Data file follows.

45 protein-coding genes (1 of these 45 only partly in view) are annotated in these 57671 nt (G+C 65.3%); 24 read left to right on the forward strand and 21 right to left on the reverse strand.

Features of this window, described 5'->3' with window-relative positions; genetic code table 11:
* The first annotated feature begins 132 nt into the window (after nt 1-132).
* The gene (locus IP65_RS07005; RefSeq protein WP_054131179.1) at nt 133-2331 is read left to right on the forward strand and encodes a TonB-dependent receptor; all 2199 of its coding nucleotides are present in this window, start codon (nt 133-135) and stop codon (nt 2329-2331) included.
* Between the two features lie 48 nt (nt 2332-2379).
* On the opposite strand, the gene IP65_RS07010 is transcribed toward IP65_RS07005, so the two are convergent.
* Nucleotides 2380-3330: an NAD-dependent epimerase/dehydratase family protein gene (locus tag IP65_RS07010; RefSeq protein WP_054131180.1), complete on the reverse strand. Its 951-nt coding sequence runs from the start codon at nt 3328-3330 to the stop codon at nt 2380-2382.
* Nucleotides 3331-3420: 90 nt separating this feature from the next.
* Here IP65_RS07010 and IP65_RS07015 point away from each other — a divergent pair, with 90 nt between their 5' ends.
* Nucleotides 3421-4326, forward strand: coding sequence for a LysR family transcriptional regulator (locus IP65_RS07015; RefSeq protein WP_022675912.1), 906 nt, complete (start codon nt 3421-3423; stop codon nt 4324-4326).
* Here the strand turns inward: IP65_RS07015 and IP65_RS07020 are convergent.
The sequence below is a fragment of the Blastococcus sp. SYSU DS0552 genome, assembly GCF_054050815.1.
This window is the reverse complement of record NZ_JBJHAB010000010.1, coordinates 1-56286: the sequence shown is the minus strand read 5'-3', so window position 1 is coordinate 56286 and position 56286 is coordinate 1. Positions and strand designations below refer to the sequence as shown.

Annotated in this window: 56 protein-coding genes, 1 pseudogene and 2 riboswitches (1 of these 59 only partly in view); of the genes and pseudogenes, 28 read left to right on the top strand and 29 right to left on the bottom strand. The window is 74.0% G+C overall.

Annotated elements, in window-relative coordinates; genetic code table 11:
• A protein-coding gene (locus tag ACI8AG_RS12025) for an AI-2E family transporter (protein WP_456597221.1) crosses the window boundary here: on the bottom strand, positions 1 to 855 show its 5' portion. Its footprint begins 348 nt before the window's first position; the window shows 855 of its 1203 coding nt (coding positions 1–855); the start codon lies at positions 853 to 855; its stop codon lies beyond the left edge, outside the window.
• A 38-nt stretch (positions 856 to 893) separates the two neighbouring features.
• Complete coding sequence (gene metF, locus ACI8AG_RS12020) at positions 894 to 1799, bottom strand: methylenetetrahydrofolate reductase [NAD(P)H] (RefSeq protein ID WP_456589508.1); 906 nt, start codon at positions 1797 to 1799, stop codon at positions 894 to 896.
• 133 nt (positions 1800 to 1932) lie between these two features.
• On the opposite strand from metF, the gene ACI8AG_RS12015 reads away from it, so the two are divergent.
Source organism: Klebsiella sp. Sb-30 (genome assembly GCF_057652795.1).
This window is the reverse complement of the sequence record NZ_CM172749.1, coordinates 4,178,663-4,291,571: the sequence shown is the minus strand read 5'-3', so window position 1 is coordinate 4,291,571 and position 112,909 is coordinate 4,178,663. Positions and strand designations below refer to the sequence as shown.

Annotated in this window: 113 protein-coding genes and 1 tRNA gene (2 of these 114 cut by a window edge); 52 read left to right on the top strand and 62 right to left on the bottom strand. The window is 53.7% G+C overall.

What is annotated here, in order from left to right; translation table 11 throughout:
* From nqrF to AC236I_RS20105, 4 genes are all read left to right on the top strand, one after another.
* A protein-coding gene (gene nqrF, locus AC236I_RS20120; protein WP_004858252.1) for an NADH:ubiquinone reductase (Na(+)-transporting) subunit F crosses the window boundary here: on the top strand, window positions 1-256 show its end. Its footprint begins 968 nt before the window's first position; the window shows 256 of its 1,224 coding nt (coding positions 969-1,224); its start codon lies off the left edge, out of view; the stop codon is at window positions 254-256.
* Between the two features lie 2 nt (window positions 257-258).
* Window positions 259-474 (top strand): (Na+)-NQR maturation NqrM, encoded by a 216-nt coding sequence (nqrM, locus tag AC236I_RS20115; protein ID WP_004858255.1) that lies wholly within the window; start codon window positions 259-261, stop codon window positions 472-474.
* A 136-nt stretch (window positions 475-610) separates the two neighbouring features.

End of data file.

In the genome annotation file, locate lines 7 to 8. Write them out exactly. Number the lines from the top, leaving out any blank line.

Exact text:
* Nucleotides 2380-3330: an NAD-dependent epimerase/dehydratase family protein gene (locus tag IP65_RS07010; RefSeq protein WP_054131180.1), complete on the reverse strand. Its 951-nt coding sequence runs from the start codon at nt 3328-3330 to the stop codon at nt 2380-2382.
* Nucleotides 3331-3420: 90 nt separating this feature from the next.